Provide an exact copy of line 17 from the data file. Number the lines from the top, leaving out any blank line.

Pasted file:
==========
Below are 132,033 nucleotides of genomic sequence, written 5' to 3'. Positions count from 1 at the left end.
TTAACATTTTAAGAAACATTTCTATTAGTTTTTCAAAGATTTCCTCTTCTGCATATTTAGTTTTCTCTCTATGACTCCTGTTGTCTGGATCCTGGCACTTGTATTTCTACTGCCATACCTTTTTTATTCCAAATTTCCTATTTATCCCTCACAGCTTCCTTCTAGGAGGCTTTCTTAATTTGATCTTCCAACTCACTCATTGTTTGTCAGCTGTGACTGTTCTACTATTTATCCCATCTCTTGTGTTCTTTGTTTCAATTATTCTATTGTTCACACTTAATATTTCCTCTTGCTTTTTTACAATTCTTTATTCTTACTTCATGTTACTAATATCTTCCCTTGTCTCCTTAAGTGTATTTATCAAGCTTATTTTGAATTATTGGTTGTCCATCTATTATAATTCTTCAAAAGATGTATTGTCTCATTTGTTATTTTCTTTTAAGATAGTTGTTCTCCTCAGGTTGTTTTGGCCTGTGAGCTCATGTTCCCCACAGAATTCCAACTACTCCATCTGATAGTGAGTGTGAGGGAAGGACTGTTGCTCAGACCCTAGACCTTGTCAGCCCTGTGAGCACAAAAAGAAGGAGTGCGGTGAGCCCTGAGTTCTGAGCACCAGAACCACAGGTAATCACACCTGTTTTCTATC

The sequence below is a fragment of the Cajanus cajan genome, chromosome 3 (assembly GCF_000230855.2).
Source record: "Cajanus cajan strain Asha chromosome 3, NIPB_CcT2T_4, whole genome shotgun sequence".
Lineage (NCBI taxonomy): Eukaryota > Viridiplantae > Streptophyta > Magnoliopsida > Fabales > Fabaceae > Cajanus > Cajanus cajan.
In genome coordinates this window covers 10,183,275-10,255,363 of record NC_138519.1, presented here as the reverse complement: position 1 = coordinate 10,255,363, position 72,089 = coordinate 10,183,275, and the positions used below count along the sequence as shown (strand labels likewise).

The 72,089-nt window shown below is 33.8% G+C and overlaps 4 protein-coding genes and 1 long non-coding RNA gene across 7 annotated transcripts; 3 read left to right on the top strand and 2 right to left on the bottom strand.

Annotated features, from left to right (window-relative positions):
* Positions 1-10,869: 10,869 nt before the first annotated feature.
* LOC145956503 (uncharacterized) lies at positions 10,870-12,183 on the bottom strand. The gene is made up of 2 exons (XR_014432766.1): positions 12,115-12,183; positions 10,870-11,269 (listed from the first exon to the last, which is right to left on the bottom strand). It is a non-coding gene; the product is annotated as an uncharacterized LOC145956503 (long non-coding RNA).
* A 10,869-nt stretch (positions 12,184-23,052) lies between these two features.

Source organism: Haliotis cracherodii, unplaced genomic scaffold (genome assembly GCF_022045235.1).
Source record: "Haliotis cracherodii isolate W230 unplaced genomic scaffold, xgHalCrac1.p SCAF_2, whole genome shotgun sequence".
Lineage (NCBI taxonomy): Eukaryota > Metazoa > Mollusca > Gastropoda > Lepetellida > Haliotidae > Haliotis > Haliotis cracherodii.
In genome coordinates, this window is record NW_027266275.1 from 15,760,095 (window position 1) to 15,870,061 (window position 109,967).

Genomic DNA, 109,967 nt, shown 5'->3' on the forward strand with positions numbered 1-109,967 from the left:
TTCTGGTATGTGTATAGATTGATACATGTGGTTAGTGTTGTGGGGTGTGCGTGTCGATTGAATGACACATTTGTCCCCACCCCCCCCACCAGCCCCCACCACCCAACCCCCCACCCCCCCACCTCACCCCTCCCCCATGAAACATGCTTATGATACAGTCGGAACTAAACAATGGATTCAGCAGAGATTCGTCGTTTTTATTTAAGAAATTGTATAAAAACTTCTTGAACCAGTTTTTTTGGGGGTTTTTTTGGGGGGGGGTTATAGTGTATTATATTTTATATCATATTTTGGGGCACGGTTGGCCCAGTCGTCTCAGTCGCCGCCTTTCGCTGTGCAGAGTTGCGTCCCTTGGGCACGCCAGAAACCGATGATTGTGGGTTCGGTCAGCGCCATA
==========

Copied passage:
TTCTGGTATGTGTATAGATTGATACATGTGGTTAGTGTTGTGGGGTGTGCGTGTCGATTGAATGACACATTTGTCCCCACCCCCCCCACCAGCCCCCACCACCCAACCCCCCACCCCCCCACCTCACCCCTCCCCCATGAAACATGCTTATGATACAGTCGGAACTAAACAATGGATTCAGCAGAGATTCGTCGTTTTTATTTAAGAAATTGTATAAAAACTTCTTGAACCAGTTTTTTTGGGGGTTTTTTTGGGGGGGGGTTATAGTGTATTATATTTTATATCATATTTTGGGGCACGGTTGGCCCAGTCGTCTCAGTCGCCGCCTTTCGCTGTGCAGAGTTGCGTCCCTTGGGCACGCCAGAAACCGATGATTGTGGGTTCGGTCAGCGCCATA